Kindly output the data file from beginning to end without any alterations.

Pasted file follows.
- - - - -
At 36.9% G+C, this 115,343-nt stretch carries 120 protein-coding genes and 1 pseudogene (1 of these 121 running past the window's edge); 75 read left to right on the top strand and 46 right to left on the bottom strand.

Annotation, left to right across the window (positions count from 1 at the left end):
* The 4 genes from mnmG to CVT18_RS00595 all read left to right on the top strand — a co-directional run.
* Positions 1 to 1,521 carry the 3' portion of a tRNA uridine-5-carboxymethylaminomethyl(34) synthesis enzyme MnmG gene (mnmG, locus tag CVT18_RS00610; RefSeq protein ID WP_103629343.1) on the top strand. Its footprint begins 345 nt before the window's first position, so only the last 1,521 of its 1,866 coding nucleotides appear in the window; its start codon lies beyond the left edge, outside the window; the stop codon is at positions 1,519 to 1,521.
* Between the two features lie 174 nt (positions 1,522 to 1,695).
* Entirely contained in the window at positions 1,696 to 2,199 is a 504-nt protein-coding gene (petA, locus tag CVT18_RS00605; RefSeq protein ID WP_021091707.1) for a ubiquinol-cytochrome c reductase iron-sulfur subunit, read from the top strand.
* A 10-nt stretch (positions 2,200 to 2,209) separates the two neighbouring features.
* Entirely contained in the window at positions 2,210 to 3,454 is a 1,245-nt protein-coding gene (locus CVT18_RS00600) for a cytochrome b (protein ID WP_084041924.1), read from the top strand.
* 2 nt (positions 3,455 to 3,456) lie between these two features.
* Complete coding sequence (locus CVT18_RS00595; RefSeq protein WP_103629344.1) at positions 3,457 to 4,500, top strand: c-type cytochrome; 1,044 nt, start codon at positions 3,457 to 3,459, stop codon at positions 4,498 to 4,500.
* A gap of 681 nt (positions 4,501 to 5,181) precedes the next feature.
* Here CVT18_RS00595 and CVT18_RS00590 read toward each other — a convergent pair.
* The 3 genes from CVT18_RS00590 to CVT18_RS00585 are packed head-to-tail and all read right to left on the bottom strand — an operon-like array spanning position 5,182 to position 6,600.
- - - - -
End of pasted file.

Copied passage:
At 36.9% G+C, this 115,343-nt stretch carries 120 protein-coding genes and 1 pseudogene (1 of these 121 running past the window's edge); 75 read left to right on the top strand and 46 right to left on the bottom strand.

Annotation, left to right across the window (positions count from 1 at the left end):
* The 4 genes from mnmG to CVT18_RS00595 all read left to right on the top strand — a co-directional run.
* Positions 1 to 1,521 carry the 3' portion of a tRNA uridine-5-carboxymethylaminomethyl(34) synthesis enzyme MnmG gene (mnmG, locus tag CVT18_RS00610; RefSeq protein ID WP_103629343.1) on the top strand. Its footprint begins 345 nt before the window's first position, so only the last 1,521 of its 1,866 coding nucleotides appear in the window; its start codon lies beyond the left edge, outside the window; the stop codon is at positions 1,519 to 1,521.
* Between the two features lie 174 nt (positions 1,522 to 1,695).
* Entirely contained in the window at positions 1,696 to 2,199 is a 504-nt protein-coding gene (petA, locus tag CVT18_RS00605; RefSeq protein ID WP_021091707.1) for a ubiquinol-cytochrome c reductase iron-sulfur subunit, read from the top strand.
* A 10-nt stretch (positions 2,200 to 2,209) separates the two neighbouring features.
* Entirely contained in the window at positions 2,210 to 3,454 is a 1,245-nt protein-coding gene (locus CVT18_RS00600) for a cytochrome b (protein ID WP_084041924.1), read from the top strand.
* 2 nt (positions 3,455 to 3,456) lie between these two features.
* Complete coding sequence (locus CVT18_RS00595; RefSeq protein WP_103629344.1) at positions 3,457 to 4,500, top strand: c-type cytochrome; 1,044 nt, start codon at positions 3,457 to 3,459, stop codon at positions 4,498 to 4,500.
* A gap of 681 nt (positions 4,501 to 5,181) precedes the next feature.
* Here CVT18_RS00595 and CVT18_RS00590 read toward each other — a convergent pair.
* The 3 genes from CVT18_RS00590 to CVT18_RS00585 are packed head-to-tail and all read right to left on the bottom strand — an operon-like array spanning position 5,182 to position 6,600.